Government sets aside £400k for sex education training website

Written by Sam Trendall on 16 October 2019 in News
News

Schools to be given online resources to assist with rollout of new mandatory curriculum

The government is to construct a website offering training for schools that will, from next year, be required to offer teaching in sex, health, and relationships.

New regulations brought in this year stipulate that, from September 2020, all primary schools in England must provide relationships education. Secondary schools are required to offer relationships and sex education, while all schools other than independent schools need to provide pupils with health education.

To ensure schools are ready for the new mandatory curriculum, the Department for Education is to create a digital platform offering training and support materials. 


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The DfE is seeking an external provider that can assist in the development of this platform. A contract notice has been published looking for a supplier to work with the department on a seven-month programme of work with a budget of up to £400,000.

The government is looking to create a site that makes it easy for teachers and school management to find the right support materials.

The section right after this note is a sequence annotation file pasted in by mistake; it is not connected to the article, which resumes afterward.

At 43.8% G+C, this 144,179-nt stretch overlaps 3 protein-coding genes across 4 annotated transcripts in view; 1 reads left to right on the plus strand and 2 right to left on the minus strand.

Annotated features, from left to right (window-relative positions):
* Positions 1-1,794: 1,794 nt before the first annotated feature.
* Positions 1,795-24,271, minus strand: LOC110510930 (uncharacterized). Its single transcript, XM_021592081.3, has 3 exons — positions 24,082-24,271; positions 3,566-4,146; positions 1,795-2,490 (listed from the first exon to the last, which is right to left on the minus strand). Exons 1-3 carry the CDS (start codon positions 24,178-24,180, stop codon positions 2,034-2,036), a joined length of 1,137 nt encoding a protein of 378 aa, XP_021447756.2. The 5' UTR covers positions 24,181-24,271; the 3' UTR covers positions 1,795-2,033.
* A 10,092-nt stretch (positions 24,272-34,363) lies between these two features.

The chosen firm will be expected to work with the DfE’s digital communications team “to structure content in way to meet users’ needs”. The discovery phase of the project has been completed, and a prototype alpha site has been built. 

The goal is to deliver a beta service – “that meets GDS requirements and is compliant with all relevant legislative requirements” – by April 2020.

The successful bidder will need to supply a “multi-disciplinary team” to work alongside an existing group comprised of DfE policymakers, content designers, and subject experts in the field of relationships, health, and sex education. Work will primarily take place at the department’s London headquarters.

Bids for the project are open until 28 October, ahead of a scheduled contract start date of Monday 2 December.

 

About the author

Sam Trendall is editor of PublicTechnology

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